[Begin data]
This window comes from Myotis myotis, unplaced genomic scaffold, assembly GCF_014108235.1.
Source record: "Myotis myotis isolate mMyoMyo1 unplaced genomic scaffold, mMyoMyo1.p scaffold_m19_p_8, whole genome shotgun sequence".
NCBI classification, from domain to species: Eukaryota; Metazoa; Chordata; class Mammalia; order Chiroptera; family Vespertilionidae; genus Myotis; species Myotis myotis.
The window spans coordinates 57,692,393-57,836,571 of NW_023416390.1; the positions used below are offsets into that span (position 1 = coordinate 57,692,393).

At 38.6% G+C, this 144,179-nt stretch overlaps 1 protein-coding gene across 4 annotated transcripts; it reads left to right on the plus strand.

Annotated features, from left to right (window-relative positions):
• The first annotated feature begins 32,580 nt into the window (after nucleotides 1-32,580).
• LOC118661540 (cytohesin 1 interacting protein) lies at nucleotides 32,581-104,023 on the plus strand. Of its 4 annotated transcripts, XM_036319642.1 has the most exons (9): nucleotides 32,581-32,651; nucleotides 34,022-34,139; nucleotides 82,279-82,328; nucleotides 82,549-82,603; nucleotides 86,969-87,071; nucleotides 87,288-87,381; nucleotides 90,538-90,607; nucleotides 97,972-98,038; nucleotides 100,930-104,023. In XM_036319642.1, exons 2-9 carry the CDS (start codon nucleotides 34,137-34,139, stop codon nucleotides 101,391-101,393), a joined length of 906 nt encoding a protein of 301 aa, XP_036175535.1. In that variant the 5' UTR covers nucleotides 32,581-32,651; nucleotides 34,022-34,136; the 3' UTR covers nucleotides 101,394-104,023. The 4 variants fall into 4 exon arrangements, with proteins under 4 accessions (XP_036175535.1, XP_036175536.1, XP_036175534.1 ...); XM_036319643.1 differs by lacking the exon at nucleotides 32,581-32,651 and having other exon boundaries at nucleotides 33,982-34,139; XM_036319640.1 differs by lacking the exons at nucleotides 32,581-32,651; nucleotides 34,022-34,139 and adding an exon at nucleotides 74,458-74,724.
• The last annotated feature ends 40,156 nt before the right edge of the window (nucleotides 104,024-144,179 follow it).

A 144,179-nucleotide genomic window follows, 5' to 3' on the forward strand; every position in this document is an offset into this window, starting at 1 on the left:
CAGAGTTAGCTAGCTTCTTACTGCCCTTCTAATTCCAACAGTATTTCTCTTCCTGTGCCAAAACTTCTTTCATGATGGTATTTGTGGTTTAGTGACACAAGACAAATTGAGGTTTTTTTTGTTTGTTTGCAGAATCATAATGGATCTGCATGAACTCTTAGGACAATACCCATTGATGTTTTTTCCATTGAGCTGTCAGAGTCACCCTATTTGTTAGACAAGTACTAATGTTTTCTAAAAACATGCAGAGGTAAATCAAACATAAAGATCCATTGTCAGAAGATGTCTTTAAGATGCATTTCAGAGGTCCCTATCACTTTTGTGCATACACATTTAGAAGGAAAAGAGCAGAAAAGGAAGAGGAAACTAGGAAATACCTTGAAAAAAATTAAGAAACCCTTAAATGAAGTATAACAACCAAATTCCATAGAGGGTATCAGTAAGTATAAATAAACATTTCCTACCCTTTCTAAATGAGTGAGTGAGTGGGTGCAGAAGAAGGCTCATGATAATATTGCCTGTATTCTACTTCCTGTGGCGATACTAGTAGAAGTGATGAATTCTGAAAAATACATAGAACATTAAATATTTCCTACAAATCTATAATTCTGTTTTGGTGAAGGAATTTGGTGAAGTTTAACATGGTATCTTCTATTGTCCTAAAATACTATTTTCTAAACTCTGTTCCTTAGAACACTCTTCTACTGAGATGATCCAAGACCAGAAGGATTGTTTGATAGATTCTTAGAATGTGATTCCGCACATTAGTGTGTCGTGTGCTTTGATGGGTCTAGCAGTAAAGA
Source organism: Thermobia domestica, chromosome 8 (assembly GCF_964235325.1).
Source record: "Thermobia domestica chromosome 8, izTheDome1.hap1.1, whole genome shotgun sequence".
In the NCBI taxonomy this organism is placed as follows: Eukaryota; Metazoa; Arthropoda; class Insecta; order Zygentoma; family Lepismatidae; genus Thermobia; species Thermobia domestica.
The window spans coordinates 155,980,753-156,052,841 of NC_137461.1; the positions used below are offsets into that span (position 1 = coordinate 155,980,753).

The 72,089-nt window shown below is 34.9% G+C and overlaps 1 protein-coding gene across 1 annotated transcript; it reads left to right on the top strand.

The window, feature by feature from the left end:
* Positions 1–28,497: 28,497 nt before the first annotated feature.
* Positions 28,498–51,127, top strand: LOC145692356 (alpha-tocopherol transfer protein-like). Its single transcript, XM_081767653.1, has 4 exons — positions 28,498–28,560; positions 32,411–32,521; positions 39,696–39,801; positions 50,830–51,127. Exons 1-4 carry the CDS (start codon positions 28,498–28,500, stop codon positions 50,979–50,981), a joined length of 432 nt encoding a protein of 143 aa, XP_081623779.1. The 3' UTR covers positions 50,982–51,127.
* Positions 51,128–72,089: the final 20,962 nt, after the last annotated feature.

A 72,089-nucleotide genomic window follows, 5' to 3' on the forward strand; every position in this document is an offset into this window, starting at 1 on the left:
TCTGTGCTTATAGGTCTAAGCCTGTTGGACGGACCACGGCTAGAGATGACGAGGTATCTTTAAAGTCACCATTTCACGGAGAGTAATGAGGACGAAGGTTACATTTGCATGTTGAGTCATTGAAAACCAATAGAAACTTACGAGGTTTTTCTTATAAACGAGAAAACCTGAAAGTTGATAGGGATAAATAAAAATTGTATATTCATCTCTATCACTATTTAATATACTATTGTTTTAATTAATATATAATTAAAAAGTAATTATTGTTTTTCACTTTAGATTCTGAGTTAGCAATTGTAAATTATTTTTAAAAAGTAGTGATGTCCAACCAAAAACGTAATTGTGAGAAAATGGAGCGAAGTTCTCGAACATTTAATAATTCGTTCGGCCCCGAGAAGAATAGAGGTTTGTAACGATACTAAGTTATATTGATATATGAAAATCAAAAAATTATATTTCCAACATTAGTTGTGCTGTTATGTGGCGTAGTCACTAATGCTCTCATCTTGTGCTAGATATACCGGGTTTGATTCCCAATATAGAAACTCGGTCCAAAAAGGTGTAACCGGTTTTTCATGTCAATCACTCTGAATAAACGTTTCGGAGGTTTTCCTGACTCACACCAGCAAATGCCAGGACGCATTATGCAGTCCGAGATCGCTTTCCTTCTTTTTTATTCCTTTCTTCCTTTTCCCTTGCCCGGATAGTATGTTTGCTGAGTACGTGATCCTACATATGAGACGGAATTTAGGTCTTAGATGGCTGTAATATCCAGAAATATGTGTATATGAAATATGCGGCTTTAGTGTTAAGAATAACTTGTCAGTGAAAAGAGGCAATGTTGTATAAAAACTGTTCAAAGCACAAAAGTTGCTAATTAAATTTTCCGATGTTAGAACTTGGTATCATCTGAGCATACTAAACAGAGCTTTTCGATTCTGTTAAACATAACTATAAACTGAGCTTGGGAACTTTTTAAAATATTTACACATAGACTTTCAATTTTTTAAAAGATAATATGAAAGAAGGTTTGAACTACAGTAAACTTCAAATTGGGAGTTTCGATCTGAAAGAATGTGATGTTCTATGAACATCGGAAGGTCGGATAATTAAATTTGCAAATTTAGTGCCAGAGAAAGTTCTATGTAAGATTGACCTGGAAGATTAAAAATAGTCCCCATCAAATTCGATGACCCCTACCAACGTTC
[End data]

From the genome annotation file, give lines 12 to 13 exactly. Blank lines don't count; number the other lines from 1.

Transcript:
Source organism: Thermobia domestica, chromosome 8 (assembly GCF_964235325.1).
Source record: "Thermobia domestica chromosome 8, izTheDome1.hap1.1, whole genome shotgun sequence".